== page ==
There’s a lot of tough things about Theatre. It’s both physically and mentally demanding. There are times where I’m like “ah man, I would just like to be done,” but then there are always times when you’re doing something that reminds you why you got into this in the first place. For example I worked on and designed lighting for the production Men On Boats last Spring. This was a show where I was excited about the script, to work with the Director (I hadn’t worked with Rich before), and to be involved with a very collaborative group. It was so nice to collaborate with the design team and to work on something we were all excited about. When you’re sharing an idea with a Director and they’re super stoked to do it, it reminds you of all your favorite parts of theatre. Rich is just also a really great Director to design for.

Eventually I would like to move away from theatre and focus solely on visual arts. It just took this long to realize that might be an option. Many adults in my life told me Theatre wasn’t realistic, that I should have a second major because I wouldn't be able to make a living in Theatre. Because of this I assumed I’d always have a day job, and I never considered visual arts to even be an option. None of that is true though. Theatre is a completely viable career choice. When I was in school my professors here were the ones to tell me I could make a career out of this. That was the first time I had adults say that, and I found it to be totally true. Theatre is how I make a living and I’m not a “starving artist.” Now that my art is growing, it’s starting to feel like someday I can just do that. It doesn’t feel so unrealistic now.

Savannah drawing a tribal design on a sketchpad in her lap

I do it to help preserve styles, to center indigenous peoples and to celebrate them. I want to create diverse art that anyone can have as well as art that is special to my indigenous relatives...My goal is create work that ends up in places that never made room for people like me.

Savannah LeCornu
on her work as a visual artist

Tell me about your indigenous background

I am Tsimshian (Wolf clan), Haida and Nimiipuu (Nez Perce). I am also Athabascan and Nisga’a but am not quite as connected to those roots - I’m still learning more about them. I was born in Ketchikan, Alaska, but we moved south when I was in third grade. We moved around a lot, going back to Ketchikan from time to time, until I started high school. My parents split up when I was pretty young, and we learned from my dad and his side of the family. My family has treaty fishing rights on the Columbia River so we’d spend summers helping out there. We’d attend Chief Joseph Days in Wallowa, we travelled to pow wows and took nez perce language classes on the Umatilla Indian Reservation. And I bead and create art.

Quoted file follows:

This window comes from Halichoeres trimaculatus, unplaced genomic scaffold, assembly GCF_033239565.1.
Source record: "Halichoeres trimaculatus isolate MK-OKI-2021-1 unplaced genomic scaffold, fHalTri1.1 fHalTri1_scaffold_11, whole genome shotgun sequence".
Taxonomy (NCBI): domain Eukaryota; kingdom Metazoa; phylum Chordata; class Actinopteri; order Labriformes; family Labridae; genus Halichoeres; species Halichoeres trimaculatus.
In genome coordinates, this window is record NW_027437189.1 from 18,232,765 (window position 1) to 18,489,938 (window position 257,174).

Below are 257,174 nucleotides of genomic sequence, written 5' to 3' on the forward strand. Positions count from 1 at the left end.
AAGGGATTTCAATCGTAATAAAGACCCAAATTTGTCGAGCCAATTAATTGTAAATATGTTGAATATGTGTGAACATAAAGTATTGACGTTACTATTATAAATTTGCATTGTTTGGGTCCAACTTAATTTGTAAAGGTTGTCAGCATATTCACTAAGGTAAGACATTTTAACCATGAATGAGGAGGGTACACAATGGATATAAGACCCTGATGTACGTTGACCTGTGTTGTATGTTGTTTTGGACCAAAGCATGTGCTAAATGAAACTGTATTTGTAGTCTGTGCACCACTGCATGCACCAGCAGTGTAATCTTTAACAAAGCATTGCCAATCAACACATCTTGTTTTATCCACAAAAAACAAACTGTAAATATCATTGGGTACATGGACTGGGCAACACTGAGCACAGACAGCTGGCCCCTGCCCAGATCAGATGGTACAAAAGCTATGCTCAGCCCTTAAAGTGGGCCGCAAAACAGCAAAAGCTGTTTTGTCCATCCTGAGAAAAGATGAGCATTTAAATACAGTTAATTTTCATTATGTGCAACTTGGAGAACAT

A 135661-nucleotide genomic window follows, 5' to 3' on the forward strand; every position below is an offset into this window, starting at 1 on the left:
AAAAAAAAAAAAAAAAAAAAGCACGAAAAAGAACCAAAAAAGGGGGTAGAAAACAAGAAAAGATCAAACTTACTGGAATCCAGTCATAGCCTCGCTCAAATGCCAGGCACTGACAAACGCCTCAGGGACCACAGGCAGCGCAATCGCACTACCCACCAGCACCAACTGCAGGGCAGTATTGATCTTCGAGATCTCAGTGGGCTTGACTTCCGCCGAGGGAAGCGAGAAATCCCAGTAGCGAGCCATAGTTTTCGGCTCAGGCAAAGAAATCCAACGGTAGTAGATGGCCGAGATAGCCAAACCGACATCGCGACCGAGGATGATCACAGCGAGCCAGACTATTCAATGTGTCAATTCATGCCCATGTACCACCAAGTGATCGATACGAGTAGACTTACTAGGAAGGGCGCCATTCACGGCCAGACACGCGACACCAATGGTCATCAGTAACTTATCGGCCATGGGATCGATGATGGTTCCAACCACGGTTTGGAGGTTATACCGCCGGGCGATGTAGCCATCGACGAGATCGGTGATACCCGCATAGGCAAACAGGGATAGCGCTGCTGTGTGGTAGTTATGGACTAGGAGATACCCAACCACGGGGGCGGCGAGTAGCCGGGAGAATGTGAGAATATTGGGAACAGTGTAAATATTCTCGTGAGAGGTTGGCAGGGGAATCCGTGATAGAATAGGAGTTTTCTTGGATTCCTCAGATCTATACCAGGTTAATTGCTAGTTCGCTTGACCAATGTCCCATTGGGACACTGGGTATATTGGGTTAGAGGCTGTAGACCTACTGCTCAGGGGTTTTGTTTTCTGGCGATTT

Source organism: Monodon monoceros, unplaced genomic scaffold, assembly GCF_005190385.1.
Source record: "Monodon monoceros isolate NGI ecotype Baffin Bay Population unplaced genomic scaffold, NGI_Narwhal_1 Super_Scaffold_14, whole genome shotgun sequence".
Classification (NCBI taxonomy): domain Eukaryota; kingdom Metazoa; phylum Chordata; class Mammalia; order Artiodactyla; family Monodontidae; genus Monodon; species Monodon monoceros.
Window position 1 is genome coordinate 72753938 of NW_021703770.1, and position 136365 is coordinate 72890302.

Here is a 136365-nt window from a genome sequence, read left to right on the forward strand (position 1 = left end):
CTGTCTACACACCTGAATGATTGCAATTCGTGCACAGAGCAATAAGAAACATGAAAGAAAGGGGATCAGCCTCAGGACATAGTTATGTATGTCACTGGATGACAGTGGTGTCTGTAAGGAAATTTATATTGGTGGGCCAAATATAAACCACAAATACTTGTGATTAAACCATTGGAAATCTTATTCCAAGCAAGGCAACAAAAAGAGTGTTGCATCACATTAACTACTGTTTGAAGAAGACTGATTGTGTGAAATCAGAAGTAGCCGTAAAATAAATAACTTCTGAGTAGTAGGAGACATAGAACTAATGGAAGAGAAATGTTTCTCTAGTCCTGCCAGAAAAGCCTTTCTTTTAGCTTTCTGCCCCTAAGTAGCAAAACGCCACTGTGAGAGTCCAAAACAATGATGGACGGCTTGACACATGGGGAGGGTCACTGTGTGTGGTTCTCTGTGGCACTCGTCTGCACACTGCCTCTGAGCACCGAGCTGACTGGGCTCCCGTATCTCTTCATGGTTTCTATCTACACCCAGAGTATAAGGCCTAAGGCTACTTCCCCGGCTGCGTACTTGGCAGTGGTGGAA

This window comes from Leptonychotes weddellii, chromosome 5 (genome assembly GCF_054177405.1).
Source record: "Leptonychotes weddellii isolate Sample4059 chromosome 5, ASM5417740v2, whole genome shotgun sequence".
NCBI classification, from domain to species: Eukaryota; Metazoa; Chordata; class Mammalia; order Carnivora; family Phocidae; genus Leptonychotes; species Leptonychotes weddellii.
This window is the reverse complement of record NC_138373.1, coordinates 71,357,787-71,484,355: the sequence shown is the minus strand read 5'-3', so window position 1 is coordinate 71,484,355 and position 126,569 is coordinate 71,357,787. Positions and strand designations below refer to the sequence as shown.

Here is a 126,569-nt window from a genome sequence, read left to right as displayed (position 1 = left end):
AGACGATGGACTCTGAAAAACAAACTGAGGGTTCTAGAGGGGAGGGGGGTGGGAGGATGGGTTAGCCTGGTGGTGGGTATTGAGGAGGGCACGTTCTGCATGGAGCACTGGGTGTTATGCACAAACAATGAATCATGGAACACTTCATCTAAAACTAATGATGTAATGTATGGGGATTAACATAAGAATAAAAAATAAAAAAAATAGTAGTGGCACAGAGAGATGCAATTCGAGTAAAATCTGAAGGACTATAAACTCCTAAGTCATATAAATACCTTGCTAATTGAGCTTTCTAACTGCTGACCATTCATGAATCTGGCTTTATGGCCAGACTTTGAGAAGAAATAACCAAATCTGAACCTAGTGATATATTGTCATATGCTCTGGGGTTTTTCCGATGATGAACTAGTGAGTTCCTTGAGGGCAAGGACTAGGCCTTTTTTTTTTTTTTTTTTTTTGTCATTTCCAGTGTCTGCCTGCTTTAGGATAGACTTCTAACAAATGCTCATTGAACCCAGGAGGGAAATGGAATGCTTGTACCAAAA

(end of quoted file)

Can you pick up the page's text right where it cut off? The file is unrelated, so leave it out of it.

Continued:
In terms of art and beadwork I’m self taught. There are a lot of singers, dancers, artists and beadwork artists on both sides of my family and they all inspired me to start trying and learning these things when I was young. Drawing, especially form line, became my main focus and has always been a thing that I do. Art and beadwork are a way for me to stay involved and connected.

How does your background contribute to your work?

I realized as I asked this question that it’s a difficult question to answer regarding her work as a Production Manager and Lighting Designer. Savannah agreed.

I guess that’s hard to quantify, but by being an indigenous person I think I bring a unique perspective. I don’t think a lot of people at my workplaces knew I was indigenous for a while because I don’t fit the look that people often have in their heads. When thinking of people of color in a group, I wasn’t always considered. That has since changed, which is good. I think it helps to have different, diverse voices in the room always.

It definitely contributes to my writing. For Summer Theatre in 2021 the company wrote a play together and my background was one of the story lines. It also contributes to my art, of course, which sometimes contributes to my work. I’ve created art for productions and now for one of the other colleges. Everyone here knows me as an artist, and even owns some of my work, so I imagine it will continue to play a role.  

painting depicting Western's campus, a sun in the sky with a tribal face, and faceless native people in the foreground

"Still Here" WWU Variant

by Savannah LeCornu

on display in the Parks Hall lobby

Find more of Savannah's art

She sells prints at affordable prices – mostly $20 or less

  • Visit her Etsy store
  • Become a patron on Patreon 
  • Find works of hers at local places like MW Soapworks and Bloodhoney Tattoo

View her art used for past WWU Theatre productions

Authored on

Nov 15, 2022 12:29pm